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Monday, June 27, 2016

Storing up for the winter

Wednesday, November 14, 2007

About 50 to 70 years ago and years before that, it was certain death for a child to have Type 1 diabetes and for people who developed Type 2. In recent years it has been possible to provide care that helps people with diabetes. Many are now able to live a normal life by keeping the diabetes under control.

There are a large number of complications as a result of diabetes, including death. Some of these complications have been reduced as a result of better education and care. It is no longer the death sentence it was at one time for many in this and in other developed countries.

Nevertheless, much of the world has no access to treatment of diabetes. In those areas, people with diabetes soon die. They do not have what they need. To add to that, people in much of the world do not have refrigeration for the insulin. A great deal is being done, but more efforts are needed, worldwide, to keep diabetes under control and to give more people a better quality of life.

November is Diabetes Awareness Month and it seems appropriate to once again visit with you about this disease. There are approximately 21 million Americans who have diabetes; 6.2 million do not know that they have it. This figure keeps increasing. We all are aware of many people being diagnose with diabetes. Add to this large number an additional 54 million who are pre-diabetic. These people with proper diets and exercise may be able to head off the diabetes. Folks, we have an epidemic in our country and it is going to become an even greater problem for our health system.

The problem is not limited to our country, but it is world wide. It is estimated that approximately 5.9 percent of the world population has diabetes.

November 14 was selected as the United Nations World Day. This day is being observed to encourage member nations to take up the fight.

It is really difficult to keep diabetes under control. It will vary from one person to another. Some are able to maintain good control, while others have a difficult time. The problem is that many with diabetes ignore it and do not make any effort to control the disease. For them it will be only a matter of time before complications will set in.

The results of a recent study by the University of Missouri indicated that exercise is more important than diet in keeping diabetes under control. While we see many people exercising -- even that may be difficult to do -- many do not have any exercise program at all. Most of us need to improve our exercise program. An effort needs to be made to work it into the schedule; the benefits make it well worth while.

It has been a little more than 10 years since my physician told me that I am a diabetic. This is my experience in life and I will admit it is a struggle. Still, a person needs to feel thankful in all situations and I am thankful that I have been able to, with the grace of God, keep the diabetes under control as well as I do. It needs to be kept in even better control.

As I have stated before, I do not want anybody feeling sorry for me, but I attempt to keep you informed on what is happening. The goal is to keep the A1C under 7, preferably 6.5. This is a blood test that measures the glucose over a two- to three-month period. The A1C for normal people is 4 to 6. The last two times, mine was 7.2 -- not good enough.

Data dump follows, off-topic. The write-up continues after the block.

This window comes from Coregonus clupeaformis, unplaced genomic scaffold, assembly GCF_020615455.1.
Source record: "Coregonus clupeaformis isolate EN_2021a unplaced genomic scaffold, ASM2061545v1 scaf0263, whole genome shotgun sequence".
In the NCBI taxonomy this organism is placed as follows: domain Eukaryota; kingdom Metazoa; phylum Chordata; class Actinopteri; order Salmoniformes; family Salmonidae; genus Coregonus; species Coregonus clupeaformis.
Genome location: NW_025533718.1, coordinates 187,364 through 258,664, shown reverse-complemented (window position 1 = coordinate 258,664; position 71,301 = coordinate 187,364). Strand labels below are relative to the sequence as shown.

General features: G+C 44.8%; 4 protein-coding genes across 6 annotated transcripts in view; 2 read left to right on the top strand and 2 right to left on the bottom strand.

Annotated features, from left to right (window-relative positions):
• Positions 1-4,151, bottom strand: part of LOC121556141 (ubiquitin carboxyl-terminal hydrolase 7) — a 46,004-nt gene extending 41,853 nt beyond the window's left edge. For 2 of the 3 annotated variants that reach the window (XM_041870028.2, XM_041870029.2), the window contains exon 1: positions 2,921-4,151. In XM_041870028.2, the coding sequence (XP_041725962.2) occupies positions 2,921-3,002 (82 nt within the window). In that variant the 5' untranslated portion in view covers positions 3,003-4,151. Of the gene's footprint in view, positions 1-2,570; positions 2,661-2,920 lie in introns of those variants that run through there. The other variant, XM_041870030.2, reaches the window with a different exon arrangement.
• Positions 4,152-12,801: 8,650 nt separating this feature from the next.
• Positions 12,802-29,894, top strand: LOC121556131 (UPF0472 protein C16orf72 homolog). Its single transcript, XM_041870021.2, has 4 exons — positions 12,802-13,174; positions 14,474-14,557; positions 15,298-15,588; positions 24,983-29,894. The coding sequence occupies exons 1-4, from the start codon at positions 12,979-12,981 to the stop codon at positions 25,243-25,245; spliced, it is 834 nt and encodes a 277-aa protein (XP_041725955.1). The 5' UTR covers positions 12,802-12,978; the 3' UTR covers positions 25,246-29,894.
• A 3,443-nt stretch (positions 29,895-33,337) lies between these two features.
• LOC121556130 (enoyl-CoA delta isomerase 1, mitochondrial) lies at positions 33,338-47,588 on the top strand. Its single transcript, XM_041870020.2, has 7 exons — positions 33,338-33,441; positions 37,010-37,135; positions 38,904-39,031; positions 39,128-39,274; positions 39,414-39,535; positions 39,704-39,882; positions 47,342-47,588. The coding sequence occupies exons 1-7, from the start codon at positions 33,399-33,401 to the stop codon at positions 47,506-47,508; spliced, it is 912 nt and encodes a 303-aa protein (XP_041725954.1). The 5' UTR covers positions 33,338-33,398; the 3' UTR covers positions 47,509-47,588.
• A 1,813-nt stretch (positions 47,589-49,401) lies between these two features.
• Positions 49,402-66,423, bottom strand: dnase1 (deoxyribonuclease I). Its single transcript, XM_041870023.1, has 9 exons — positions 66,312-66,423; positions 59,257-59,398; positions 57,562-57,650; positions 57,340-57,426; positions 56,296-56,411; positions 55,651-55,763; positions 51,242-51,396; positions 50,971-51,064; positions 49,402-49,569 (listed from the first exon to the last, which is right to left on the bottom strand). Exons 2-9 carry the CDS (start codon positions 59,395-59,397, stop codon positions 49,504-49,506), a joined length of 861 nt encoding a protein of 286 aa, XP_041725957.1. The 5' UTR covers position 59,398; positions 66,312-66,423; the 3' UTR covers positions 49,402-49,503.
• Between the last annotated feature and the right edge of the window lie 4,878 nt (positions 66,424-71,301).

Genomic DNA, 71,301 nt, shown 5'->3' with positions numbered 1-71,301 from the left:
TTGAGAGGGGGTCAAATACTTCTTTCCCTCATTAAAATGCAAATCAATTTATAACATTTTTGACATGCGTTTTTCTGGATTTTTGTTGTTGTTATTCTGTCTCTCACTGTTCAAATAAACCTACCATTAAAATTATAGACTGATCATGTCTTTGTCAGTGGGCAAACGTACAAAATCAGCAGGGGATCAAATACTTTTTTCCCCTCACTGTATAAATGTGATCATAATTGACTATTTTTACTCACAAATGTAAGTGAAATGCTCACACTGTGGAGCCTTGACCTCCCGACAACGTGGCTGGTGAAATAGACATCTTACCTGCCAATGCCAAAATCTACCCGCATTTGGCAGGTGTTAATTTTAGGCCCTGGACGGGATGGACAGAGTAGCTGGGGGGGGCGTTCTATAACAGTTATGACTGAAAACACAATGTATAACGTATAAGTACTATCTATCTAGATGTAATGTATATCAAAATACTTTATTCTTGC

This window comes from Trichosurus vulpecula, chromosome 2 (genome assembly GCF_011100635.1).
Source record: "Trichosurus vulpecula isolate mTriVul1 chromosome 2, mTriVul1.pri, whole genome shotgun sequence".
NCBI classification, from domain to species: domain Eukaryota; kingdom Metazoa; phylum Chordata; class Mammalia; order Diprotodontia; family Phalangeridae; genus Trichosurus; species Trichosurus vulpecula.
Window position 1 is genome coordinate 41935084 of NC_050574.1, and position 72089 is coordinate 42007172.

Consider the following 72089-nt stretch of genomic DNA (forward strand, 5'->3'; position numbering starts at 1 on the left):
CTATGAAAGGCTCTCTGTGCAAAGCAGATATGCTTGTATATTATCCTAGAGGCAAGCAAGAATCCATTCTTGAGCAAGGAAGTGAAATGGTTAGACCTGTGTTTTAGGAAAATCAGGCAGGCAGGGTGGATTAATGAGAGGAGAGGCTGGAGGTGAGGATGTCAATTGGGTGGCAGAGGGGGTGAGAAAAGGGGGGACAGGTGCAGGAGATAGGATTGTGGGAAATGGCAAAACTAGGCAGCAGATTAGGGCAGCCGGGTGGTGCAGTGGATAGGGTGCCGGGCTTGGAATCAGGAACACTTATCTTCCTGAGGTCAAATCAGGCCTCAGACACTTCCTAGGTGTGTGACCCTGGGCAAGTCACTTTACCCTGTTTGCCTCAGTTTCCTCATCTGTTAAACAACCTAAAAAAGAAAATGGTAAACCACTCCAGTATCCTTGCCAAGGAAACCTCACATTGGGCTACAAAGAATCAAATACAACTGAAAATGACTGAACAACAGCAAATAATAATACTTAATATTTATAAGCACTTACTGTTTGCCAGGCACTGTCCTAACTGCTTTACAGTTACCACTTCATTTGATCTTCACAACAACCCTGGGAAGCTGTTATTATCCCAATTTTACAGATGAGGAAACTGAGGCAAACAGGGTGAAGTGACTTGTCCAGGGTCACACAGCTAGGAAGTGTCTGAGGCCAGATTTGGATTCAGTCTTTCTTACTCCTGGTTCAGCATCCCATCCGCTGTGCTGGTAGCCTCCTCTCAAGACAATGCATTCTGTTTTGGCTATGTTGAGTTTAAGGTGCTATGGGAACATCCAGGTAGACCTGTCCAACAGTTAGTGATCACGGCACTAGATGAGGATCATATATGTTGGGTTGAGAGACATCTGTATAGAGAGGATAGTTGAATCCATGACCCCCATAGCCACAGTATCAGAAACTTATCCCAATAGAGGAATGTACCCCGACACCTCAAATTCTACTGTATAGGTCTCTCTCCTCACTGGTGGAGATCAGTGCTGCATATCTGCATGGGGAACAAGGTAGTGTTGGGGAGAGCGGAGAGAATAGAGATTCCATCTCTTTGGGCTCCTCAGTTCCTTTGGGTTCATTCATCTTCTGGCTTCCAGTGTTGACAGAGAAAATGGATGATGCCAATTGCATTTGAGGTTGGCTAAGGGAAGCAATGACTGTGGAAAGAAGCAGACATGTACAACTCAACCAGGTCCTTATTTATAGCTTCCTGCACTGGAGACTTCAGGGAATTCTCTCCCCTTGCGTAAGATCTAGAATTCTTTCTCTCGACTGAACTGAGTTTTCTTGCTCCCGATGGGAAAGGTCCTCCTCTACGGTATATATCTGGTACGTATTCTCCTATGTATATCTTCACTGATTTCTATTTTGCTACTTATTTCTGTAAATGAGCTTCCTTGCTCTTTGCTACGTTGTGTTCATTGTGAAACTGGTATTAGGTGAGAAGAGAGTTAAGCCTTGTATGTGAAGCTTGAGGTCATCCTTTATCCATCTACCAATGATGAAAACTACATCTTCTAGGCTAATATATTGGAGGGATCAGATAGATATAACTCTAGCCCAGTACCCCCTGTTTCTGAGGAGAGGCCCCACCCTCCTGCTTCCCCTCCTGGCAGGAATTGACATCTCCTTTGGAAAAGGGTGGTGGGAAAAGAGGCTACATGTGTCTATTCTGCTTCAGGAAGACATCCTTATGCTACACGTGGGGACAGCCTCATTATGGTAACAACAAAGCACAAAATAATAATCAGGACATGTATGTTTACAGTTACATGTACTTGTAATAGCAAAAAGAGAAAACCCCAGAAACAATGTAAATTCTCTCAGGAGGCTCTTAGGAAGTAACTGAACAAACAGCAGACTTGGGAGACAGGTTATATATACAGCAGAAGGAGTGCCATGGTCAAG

Many diabetics do not have any idea what their AIC is -- they are not even aware of the test. The other day one person said that his was very high two years ago, but now is 6.2. He was successful in turning it around. That is amazing. Each one tenth of the reading raises the risk of complications considerably.

Recently, Marylyn and I attended a diabetic education program at Mid-America Diabetes Associate at Wichita, Kan. When attending a program of this type, it is good to take someone with you, so they also can get the information. For people on Medicare, it is a two-day session. We both had a good learning experience. They are helpful with your diet, medication and other things relating to diabetes. I strongly recommend that all diabetics go and attend their program or attend an equivalent education program.

While there, I changed the insulin I was taking to a new type that is to give better control. One of the benefits is that it is more convenient to administer. It consists of two different types of insulin, one for 24 hours and the other before each meal. It is more expensive, but hopefully it is worth it. The jury is still out if it is better or not.

Many wonder what the glucose reading should be. The goal is to be below 110 in the mornings before breakfast and 120, two hours after each meal. It is not always easy to meet the goals.

Recently, during my visit with my physician, I showed him my glucose readings. It included a high reading (higher than 200) for the breakfast that morning -- I should have left that off and not showed him.

His comment was that many of my readings were results of my diet, but I try to eat properly. Yes, he was especially looking at the reading for that day's breakfast. I told him what I ate, which is a good normal breakfast.

His comment was, "Gosh Leonard, are you trying to save up for the winter?" The challenge remains -- limiting my intake of food to the recommended levels as presented at the education program in Wichita, exercising and taking my medication properly.

Leonard Ernsbarger
Leonard At Large